'‘Jim Stengel, P&G’'In 1965, 80% of 18-49 year olds in the US could be reached by three 60 second spots. In 2002, it needed 117 commercials to do the same
I read this stat the other day and while not surprising, it got me thinking in terms of branding. As the branded experience becomes ever more popular with more companies delivering the complete branded package than ever before, as consumers is the branded experience likely to go down the same ‘annoying’ route as advertising?
Can it go too far?
And also, is Brand always a positive thing? I’m of a generation raised on brands, as branding experiences strengthen and the understanding of consumers increases are we entering dangerous territories?
This is a very interesting point. I think Branding has started to change over the years. The days of us being influenced by TV ads and Billboards is starting to fade away and giving more opportunity to avenues such as Facebook and others networking sites. This includes viral advertising, web adds (such as on yahoo) and product placements with POP stars. This is due to the fact that most people do not watch TV adds anymore and print adds tend to get lost and go un-noticed.
With this said I think that in store brand experience has started to increase. People, especially in these tough economic times are looking for more out of a product. They want an experience. This includes from the time they see the product on shelf to the the time that they either use or consume the product. This makes them feel a sense of enjoyment out of what they have purchased and in some case they start to create a bond and connection to that brand.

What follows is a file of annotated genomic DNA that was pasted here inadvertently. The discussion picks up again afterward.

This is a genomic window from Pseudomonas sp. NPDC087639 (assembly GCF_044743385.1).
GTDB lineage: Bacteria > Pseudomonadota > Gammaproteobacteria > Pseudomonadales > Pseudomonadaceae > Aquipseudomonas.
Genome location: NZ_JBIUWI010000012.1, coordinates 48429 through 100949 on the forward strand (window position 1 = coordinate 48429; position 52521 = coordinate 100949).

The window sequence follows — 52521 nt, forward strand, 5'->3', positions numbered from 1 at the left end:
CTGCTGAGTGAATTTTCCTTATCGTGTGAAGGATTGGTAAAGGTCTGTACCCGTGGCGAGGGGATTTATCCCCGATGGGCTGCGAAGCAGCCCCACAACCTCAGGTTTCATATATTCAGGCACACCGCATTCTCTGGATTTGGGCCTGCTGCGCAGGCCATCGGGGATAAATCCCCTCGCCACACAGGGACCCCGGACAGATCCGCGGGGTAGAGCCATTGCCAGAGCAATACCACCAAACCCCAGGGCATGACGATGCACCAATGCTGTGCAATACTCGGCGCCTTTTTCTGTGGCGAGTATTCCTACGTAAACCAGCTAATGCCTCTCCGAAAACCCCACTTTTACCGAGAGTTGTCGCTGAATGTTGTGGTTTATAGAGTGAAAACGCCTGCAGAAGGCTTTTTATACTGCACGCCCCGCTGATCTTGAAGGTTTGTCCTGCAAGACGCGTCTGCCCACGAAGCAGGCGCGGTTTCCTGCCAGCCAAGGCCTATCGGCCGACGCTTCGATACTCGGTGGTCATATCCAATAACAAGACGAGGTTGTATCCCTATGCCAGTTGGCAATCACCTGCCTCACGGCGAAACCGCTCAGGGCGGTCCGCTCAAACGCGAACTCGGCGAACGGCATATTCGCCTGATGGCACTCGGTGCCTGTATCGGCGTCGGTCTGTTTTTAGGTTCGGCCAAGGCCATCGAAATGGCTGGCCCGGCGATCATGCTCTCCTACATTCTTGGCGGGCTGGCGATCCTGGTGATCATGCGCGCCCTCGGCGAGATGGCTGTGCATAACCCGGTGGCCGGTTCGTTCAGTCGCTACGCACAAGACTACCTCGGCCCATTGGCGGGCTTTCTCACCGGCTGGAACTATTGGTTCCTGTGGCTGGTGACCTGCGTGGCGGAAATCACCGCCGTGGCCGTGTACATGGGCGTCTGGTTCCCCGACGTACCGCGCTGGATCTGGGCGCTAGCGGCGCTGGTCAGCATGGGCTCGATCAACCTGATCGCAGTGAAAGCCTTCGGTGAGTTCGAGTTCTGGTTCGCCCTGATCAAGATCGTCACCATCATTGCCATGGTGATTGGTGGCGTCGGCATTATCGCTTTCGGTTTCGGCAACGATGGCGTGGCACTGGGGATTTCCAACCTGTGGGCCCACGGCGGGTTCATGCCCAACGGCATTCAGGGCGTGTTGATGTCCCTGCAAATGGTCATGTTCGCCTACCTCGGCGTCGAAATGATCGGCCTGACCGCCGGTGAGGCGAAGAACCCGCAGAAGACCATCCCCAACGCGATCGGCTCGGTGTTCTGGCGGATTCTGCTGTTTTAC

That’s a point I’ve been trying to stress to people for some time now. Advertising effectiveness decreases as you increase your advertising (and your competition increases theirs). A dramatic demonstration of this is beer. Millions are spent on a spot to battle for tenths of a percent of market share. Very expensive.
Strong Branding can hurt you if you have a product catastrophe as well… I’ve heard two stories:
One was that Ryder rental car company had to do a major branding overhaul after Timothy McVeigh used one of their products in the Oklahoma City bombing. Apparently their logo was used in the computer re-enactments and they felt their brand had been tarnished.
Another was Vestas wind turbines. Every once and a while a wind turbine catches fire because the internal radiators malfunction. A Vestas turbine burned, and there happened to be a Vestas van parked underneath AND there was major media coverage. The Vestas logo was in almost every photo. I hear they had to go to Google and other search engines and threaten lawsuits to block the image from coming up in search engines…
Even if there wasn’t a logo, if a company had a very strong visual branding, it would be recognizable… I heard these once as an argument against impactful branding on a new product
giving more opportunity to avenues such as Facebook and others networking site
Social media is doing some great things when it comes to mixing up the natural order of things. It gives the consumer a voice and puts the brand/company into the user hands. It’s also gives power to smaller brands, a growing trend in its self.
One brand I find very interesting is MUJI. The fact that they are some what of an ‘anti-brand’, while at the same time their ‘anti-brand’ message strengthens the brand as a whole, I find it all quite ironic. Though I’m still a fan.
If I did an appaling job of explaining myself there, this should clear things up a little:
This reminds me of a promotion we (Mars) do in Europe. On Facebook a user can give a Bounty Bar as a gift to any of their friend. When they choose this the giver pays for the bar and the receiver gets a coupon for a free Bounty bar. This not only makes them happy but also because of this option it strengthens the Bounty brand.